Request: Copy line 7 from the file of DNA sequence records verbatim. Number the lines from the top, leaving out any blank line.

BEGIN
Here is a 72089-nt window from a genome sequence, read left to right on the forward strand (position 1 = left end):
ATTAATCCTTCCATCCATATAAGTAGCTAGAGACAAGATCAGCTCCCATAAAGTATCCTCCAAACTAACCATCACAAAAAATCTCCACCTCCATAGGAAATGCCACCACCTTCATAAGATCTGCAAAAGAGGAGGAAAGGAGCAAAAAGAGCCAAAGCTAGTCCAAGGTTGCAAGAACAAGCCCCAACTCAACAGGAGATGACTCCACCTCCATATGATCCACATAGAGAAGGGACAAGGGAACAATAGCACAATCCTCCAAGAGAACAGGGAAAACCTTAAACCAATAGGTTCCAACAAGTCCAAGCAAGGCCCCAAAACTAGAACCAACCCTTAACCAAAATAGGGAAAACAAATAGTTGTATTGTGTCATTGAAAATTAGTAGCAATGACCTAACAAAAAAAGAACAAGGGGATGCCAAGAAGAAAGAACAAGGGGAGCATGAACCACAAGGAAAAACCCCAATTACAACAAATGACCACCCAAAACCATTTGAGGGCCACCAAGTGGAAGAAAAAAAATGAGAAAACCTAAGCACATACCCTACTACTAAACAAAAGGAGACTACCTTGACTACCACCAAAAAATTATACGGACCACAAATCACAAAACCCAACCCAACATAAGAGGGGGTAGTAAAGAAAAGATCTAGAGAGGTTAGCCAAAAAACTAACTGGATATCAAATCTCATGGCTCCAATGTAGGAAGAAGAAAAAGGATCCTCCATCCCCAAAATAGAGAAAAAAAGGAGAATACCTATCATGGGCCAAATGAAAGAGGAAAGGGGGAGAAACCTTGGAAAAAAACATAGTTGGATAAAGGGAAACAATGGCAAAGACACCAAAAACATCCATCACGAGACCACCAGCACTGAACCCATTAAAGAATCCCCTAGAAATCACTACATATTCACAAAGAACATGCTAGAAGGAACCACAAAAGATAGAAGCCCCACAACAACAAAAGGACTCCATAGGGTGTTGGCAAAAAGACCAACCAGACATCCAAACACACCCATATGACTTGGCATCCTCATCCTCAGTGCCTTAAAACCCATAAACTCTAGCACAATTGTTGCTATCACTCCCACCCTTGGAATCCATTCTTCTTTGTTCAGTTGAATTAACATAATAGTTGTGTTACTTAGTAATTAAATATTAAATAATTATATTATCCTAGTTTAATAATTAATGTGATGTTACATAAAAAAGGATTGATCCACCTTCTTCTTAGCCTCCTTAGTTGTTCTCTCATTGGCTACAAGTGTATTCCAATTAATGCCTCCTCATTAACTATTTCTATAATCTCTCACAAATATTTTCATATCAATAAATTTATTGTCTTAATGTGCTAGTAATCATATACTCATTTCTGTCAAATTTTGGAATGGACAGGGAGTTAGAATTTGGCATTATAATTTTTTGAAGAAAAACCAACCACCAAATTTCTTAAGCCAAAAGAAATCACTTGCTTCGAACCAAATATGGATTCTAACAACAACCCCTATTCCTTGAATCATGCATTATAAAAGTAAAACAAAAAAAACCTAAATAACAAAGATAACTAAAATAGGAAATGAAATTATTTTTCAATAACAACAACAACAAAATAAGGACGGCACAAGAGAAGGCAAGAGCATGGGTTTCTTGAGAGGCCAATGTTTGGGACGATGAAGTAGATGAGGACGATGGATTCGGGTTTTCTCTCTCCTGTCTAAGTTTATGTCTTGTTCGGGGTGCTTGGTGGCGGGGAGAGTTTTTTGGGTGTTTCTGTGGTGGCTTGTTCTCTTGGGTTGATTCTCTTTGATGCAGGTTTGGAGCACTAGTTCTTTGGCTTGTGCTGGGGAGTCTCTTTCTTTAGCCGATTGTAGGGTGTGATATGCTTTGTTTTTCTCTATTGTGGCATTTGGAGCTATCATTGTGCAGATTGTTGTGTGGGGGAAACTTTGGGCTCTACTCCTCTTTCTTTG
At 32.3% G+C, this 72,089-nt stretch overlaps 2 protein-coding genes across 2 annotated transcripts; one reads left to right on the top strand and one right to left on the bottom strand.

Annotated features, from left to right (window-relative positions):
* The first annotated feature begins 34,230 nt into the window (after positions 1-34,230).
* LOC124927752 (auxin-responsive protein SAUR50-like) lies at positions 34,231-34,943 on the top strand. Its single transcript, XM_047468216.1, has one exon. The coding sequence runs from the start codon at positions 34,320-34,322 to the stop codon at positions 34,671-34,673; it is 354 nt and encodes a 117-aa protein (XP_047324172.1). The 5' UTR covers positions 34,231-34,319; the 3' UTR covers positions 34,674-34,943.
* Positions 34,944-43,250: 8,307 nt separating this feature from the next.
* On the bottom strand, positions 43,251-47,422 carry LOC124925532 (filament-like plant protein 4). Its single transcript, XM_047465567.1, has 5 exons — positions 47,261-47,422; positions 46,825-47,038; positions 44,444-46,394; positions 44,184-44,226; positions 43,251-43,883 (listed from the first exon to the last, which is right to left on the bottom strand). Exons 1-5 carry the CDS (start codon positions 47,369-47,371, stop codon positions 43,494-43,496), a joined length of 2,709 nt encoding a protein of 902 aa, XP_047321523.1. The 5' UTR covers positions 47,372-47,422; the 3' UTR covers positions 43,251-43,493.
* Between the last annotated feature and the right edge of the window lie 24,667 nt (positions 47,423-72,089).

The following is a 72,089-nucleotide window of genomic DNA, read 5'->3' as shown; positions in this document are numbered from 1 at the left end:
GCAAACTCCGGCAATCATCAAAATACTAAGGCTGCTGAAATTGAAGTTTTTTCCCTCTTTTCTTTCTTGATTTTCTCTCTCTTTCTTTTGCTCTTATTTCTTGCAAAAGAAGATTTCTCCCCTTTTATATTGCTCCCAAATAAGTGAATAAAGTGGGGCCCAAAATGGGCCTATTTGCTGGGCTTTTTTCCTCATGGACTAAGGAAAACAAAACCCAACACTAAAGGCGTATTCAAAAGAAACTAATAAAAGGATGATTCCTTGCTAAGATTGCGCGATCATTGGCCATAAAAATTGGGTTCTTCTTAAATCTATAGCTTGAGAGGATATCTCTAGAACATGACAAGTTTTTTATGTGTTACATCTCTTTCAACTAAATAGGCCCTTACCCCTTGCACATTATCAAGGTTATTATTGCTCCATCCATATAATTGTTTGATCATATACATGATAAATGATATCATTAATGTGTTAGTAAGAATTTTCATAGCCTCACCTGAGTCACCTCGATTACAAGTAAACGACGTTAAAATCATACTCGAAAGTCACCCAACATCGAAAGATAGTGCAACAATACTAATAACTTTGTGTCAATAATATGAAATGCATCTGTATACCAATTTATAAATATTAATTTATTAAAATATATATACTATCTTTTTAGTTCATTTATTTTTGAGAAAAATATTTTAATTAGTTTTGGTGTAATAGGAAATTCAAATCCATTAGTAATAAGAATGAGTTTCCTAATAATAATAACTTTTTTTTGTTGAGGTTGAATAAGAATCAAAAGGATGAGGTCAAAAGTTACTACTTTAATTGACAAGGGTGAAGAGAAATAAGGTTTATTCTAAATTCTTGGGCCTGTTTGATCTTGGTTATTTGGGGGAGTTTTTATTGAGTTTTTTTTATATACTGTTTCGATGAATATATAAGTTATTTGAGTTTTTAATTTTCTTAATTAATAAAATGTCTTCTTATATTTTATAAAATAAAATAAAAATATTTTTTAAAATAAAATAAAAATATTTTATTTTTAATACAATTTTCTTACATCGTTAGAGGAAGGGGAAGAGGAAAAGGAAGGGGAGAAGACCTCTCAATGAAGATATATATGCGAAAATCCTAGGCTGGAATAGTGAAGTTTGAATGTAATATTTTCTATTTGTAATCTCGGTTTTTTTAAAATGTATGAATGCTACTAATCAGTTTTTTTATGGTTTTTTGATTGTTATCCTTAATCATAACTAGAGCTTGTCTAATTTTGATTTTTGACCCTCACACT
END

* Positions 34,944-43,250: 8,307 nt separating this feature from the next.